Natural Art: The Photography of Brad Hill

 

Brad Hill: Blog: Q3 2007 (July to September)

Short-winded blatherings on whatever is currently occupying the part of my brain that deals with photography. Updated sorta weekly.

24 September 2007: "Orca Art" Declared "Photograph of the Week".

My photograph entitled "Orca Art" has been declared "Photograph of the Week" by the French website NundaFoto. Check out what they're saying about this shot on NundaFoto's website. This is the 3rd consecutive week where one of my images has been declared the "Photograph of the Week" - I'm both flattered and very appreciative! Orca Art is available as a Limited Edition Print (details here).

Feedback to: feedback@naturalart.ca.

21 September 2007: Talus Lodge - A Class Act High in the Rockies.

I spent last weekend in a remote lodge high in an alpine meadow in the southern Canadian Rockies. Talus Lodge is the dream-come-true of Chris Espinel and Dan Verrall. It's a first class operation located just above treeline along the Great Divide that forms the boundary between British Columbia and Alberta. The setting is nothing short of spectacular. The lodge sleeps up to 10 guests. Chris and Dan offer guided or self-guided hiking (and showshoeing in the winter) in an environment that has to be seen to be believed. If you are interested in a first-class alpine adventure, ya gotta check out Talus Lodge. Not surprisingly, a few images shot up there just made it into my gallery of Latest Additions - check them out!

Feedback to: feedback@naturalart.ca.

19 September 2007: "Misty Morning Dip" Declared "Photograph of the Week".

My photograph entitled "MIsty Morning Dip" has been declared "Photograph of the Week" by the French website NundaFoto. Check out what they're saying about this shot on NundaFoto's website. Misty Morning Dip is available as a Limited Edition Print (details here).

Feedback to: feedback@naturalart.ca.

11 September 2007: "Textures of the Tundra" Honoured Again.

Just two weeks after capturing Nature's Best Magazine's "Picture of the Week" honours (see entry of 24 August below), "Textures of the Tundra" has drawn more accolades. This time France's wildlife website NundaFoto has elected it their "Photograph of the Week". Check out what they're saying about this shot on NundaFoto's website.

Feedback to: feedback@naturalart.ca.

10 September 2007: Online Nature Photography Communities.

If you're a nature photographer looking to connect with other like-minded individuals you might want to check out some of the online communities of nature photographers. I've been involved with the Nature Photographer's Network (NPN) for about 3 months and more recently I joined NundaFoto. Both offer discussion forums covering a host of topics of interest to any nature photographer and both give you the ability to post photos for critique by their community members. I like the Photo Critique forums in particular - having your work critiqued AND putting in the effort to thoughtfully critique the work of others is a great way to hone your "photographic thinking".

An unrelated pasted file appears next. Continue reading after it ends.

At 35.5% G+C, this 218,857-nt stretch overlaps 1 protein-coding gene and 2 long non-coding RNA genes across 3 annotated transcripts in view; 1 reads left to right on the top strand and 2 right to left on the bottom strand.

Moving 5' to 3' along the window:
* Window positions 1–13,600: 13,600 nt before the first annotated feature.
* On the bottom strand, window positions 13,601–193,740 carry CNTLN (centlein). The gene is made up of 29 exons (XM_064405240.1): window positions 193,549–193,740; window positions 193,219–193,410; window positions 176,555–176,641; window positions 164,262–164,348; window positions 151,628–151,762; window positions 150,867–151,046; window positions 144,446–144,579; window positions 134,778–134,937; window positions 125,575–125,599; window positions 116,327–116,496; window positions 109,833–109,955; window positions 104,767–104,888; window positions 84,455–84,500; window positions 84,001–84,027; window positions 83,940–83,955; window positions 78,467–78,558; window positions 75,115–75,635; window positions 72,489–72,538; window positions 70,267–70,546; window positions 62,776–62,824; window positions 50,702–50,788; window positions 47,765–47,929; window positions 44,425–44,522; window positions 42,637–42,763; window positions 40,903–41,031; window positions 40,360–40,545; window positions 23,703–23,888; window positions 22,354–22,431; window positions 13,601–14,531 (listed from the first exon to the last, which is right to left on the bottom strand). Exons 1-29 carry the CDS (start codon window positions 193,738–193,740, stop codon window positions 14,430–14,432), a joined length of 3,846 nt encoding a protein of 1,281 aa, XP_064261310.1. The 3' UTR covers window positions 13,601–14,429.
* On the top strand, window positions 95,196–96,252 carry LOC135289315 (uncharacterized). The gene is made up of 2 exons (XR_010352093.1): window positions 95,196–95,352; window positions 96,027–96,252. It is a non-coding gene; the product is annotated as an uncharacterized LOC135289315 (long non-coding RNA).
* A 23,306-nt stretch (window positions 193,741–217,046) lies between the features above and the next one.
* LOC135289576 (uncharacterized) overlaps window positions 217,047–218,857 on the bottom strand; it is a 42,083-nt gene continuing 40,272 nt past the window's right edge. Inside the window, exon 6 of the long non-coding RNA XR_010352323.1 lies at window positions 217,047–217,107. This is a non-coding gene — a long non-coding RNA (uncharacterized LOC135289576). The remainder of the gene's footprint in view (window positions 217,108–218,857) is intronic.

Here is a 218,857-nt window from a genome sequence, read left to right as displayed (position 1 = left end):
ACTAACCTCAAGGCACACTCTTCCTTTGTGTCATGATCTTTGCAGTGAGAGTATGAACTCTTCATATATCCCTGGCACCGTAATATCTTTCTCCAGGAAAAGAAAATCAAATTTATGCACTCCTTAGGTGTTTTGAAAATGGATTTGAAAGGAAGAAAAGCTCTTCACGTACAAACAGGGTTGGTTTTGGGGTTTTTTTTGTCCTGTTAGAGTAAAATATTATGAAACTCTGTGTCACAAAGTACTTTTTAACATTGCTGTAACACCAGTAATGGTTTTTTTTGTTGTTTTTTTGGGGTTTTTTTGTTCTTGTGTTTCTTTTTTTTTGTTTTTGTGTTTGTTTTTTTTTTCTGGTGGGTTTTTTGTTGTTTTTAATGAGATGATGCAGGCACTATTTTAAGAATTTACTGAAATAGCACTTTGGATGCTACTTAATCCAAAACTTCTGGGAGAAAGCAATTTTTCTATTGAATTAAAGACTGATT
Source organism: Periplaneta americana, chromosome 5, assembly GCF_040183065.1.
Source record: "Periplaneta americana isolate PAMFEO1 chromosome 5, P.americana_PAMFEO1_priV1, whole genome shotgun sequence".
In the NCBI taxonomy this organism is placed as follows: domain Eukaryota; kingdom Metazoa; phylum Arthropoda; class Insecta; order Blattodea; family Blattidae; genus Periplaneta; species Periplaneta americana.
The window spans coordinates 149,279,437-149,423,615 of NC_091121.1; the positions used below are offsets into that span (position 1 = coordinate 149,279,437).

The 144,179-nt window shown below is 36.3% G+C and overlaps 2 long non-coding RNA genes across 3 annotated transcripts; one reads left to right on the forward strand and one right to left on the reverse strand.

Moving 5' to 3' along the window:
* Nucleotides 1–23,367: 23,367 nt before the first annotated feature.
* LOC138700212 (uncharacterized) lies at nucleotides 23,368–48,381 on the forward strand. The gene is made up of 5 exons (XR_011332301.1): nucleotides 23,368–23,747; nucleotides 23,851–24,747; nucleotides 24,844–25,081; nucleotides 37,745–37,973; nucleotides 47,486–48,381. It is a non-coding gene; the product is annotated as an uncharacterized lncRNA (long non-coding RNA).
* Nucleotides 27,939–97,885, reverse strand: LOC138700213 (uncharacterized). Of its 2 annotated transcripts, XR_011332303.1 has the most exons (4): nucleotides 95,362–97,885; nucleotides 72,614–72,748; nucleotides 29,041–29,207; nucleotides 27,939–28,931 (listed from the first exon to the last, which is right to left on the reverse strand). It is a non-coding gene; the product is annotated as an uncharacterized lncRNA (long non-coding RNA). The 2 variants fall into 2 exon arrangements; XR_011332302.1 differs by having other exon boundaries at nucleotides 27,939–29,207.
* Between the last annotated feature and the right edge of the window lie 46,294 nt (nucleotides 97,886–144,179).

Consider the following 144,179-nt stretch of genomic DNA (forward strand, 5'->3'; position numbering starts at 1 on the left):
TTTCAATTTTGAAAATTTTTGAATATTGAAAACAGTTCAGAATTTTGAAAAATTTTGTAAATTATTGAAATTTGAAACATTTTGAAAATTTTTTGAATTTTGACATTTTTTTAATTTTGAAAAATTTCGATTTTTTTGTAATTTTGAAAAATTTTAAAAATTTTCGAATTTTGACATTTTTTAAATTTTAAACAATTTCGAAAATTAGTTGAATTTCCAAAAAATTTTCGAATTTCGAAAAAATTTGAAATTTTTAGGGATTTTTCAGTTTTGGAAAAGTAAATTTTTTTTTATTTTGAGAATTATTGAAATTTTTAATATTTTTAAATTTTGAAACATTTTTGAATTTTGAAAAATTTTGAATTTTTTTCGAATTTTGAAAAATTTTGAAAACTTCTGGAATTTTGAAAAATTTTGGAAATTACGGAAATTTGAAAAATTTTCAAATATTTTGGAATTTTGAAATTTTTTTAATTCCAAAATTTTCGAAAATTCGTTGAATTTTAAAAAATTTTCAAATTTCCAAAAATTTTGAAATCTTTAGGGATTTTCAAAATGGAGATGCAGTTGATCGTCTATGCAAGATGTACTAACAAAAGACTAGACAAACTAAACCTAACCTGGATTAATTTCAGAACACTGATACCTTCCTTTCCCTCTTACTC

Nature Photographer's Network (www.naturephotographers.net). This US-based website has members from around the world and is populated by a very active community (including some AWESOME nature photographers!). Very active Photo Critique forums (with over a dozen different categories) and discussion forums. A one year membership costing $49 provides you with full benefits, including a 120 image portfolio on PhotoPortfolios.net, ability to participate in all galleries and forums, listing of your own personal website on their Links page, plus more. English only. Definitely $49 well spent!

NundaFoto (www.nundafoto.net). This French-based website (which is offered in both French and English versions) is dedicated to wildlife photography and has a real international flavour. Offers virtually all the same features as the NPN but in an even slicker interface. Photographic content (and discussion forums) are slightly more limited than with NPN - this website if for wildlife photography ONLY (NPN supports ALL facets of nature photography, including macro work, floral work, landscape photography, and more). Joining Nundafoto costs nothing - an even better deal than with NPN!

I highly recommend both of these online communities. They're a great way to learn more about nature photography and get YOUR images seen!

Feedback to: feedback@naturalart.ca.

5 September 2007: Kill a Wolf, Save a Caribou??

The government of British Columbia has long had a reputation for condoning the slaughter of wolves. This year there's a new twist to the wolf slaughter story - the carnage is being performed in the name of Mountain Caribou conservation! Does this make any sense? Read on...

What the Government Did: In 25 hunting management units in central BC the government has removed all bag limits on wolves (in most of these management units the bag limit had been 3 wolves). This, coupled with the fact that a BC resident needs no license to shoot a wolf, encourages anyone with a gun who opportunistically encounters a wolf pack within these regions to freely blast away until all the wolves are killed.

Why Slaughter the Wolves? The management units affected contain dwindling populations of Mountain Caribou, one of North America's most endangered species. Predation by wolves, bears and cougars HAS been found by scientists to be an immediate and proximate factor hindering the recovery of caribou populations. So...the policy of wolf eradication is being justified in the name of caribou conservation.